Iraq reservists need more help

Discussion in 'Army Reserve' started by msr, May 28, 2007.

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  1. msr

    msr LE

  2. :x
    Talk about "open the flood gates", have a look at a quote taken from MSR's link, attributed to Brig David Shaw! :x

    "We are so much better at making sure people are prepared for deployment...and we are looking after the TA, we hope, as well as the regulars".
    In light of recent posts, including my own, do these people take us for fcuking fools?? :? :twisted:
  3. No I think he is a fcuking tool
  4. Another bit of research from the school of the bleeding obvious .
  5. I'm sure there is a cloud floating around somewhere with the Army 's CoC sat on it playing cards, and occasionally looking down on the real world, just to check it's still there, before going back to their Pimm's and lemonade, and crocquet on the lawn. It's nice up there, it's always sunny, there's nothing to worry about, and if there is a problem the good old TA will rush around to fix it with some plywood and gaffer tape, top blokes the lot of them!
  6. Meanwhile in reality, the boy's come home, relationships fail, marriages end, blokes turn to drinking to cope, they have nightmares that keep them awake and stop them from focussing on anything but the images in their head. Some have injuries from which they will never recover, and have been forced out the door because the country that sent them away doesn't want and can't cope with the constant reminder that somebody is suffering.
    Yes, Welfare is doing a great job.
  7. I'll play devils advocate.

    It's not the purpose of welfare to irradiate those issues. It's there to help people deal with them. That the key point that the report makes. The issue is with preparation for those kind of environments that put the individual at risk. The TA solider is less mentally prepared for the culture shock experience in a conflict area, that will not change. The MoD needs to redress the balance by providing additional measures to support the TA pre, post and during operations and recognise the different pressures felt by the TA contingent.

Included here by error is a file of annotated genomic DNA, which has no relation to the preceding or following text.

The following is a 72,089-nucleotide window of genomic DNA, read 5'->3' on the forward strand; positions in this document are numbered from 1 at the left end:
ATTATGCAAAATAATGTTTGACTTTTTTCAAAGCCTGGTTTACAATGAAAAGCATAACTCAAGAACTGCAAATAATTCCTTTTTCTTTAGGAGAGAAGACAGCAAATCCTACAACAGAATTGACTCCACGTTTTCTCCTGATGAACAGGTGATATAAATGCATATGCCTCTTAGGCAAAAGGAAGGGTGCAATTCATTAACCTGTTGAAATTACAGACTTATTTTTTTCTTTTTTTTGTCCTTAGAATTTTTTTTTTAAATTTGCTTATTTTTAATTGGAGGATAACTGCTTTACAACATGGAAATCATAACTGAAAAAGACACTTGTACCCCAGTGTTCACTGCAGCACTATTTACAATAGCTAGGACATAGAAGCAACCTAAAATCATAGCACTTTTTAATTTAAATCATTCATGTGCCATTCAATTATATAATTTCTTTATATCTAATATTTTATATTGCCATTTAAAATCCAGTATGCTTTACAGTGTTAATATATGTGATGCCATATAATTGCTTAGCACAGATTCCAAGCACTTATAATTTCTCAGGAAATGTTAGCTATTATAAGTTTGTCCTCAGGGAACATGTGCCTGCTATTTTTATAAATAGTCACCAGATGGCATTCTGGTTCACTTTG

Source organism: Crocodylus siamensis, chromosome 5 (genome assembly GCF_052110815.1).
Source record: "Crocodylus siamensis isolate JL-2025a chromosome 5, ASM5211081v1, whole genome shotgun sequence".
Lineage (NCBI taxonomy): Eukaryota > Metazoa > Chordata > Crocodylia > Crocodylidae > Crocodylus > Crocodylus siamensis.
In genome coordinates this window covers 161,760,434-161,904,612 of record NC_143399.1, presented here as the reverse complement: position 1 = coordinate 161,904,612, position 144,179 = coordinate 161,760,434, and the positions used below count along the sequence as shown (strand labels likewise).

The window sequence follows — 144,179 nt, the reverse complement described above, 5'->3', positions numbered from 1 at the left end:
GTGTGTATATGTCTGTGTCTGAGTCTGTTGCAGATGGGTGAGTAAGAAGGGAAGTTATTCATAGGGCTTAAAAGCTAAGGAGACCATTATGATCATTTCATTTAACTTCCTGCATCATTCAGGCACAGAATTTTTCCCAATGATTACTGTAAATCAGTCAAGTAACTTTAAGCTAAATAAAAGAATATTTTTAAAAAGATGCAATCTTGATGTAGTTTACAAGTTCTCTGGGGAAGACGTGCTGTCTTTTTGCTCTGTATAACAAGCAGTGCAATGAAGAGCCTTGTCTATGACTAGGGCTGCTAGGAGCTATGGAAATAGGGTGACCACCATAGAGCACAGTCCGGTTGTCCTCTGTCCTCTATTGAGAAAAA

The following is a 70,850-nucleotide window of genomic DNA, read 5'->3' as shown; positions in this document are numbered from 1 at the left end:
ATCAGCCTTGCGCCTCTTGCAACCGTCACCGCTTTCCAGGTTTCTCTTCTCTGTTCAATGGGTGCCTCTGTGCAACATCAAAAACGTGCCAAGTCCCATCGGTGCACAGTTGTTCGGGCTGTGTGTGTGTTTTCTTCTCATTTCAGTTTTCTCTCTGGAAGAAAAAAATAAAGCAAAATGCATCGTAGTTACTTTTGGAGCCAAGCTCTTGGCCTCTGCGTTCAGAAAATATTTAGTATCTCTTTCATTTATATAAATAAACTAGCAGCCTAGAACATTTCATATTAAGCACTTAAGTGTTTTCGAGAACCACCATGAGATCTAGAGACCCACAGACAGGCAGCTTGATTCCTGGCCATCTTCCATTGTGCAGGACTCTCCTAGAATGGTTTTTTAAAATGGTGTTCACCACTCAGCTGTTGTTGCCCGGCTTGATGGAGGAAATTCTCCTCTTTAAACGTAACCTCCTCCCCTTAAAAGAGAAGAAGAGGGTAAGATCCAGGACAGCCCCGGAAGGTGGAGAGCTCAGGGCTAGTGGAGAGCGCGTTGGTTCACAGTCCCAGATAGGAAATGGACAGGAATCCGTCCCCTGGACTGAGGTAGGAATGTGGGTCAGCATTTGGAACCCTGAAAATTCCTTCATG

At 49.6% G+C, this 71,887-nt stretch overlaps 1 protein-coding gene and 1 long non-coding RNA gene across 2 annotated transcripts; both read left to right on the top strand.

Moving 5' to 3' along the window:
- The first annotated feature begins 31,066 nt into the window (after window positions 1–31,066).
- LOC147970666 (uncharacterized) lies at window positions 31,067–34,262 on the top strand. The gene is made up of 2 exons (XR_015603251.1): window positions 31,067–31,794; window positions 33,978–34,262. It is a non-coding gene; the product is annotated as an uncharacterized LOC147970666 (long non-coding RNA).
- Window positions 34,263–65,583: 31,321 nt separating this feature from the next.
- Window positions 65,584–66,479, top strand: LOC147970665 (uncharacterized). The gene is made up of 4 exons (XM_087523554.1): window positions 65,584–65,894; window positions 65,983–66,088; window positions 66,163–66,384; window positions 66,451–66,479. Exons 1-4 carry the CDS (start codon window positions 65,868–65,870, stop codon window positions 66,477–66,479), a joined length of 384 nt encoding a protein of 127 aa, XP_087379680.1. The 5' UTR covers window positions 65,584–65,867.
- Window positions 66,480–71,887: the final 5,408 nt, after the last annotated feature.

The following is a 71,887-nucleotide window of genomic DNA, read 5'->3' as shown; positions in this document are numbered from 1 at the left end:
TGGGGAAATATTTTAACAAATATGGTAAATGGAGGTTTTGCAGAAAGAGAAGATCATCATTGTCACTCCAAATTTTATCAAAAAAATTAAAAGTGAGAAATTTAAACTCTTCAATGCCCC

Basically, there is no way the Army can prevent the mental and physical issues that result from deployment. They can just plan and set up adequate facilities to cope.
  8. Of course your correct, and I apologise for my somewhat flippant comment, I know quite a few lads go through the trauma's post tour, with little or no support, or if the support is there, it is difficult to get, (Maybe because, after all, we are only TA?!).
    I think more could be done pre tour, but what and how well recieved by the blokes will it be?
  9. MilkandCheese is quite right in stating that the Army cannot predict or prevent mental illness as a result of operational experiences. No one can, however the MoD and Govt need to fund treatment and diagnosis in a way that they are not doing. The US model throws both physical and mental casualties together and anecdotal research indicates that forces people respond far better in terms of recovery to being in a forces environment. Civilian trauma is not the same and HM forces trauma issues should not IMHO be treated as such. We have one military hospital left and that is due to close. Madness. We have injured vets from many of the last centuries conflicts to treat as well as our current wounded. Something along the lines of the current US VA hospital would be a good start and surely Haslar is as good a place as any to begin this. Keep writing to M.Ps - we must keep the subject of post conflict healthcare for our comrades on the Govt's agenda - there are plenty of less deserving causes that shout harder than we do, they know how to lobby and get to the tax cake first. We need to box clever and push for more funds.
  10. Possibly because the TA is misused and abused? How well would regulars cope if they were removed from their parent units and scattered across the army? As well as they do now, or maybe as badly as the TA has done?
  11. Kit, wouldn't disagree, I'm emailing a friend in the US, who used to work for the VA. The US reseached this very area post GW1, I'll try to get a link. Again, you'd imagine that UK eyes have seen the very same research (possibly even warned by the US in Tampa) that the effects of IR's would be detrimental off the battlefield.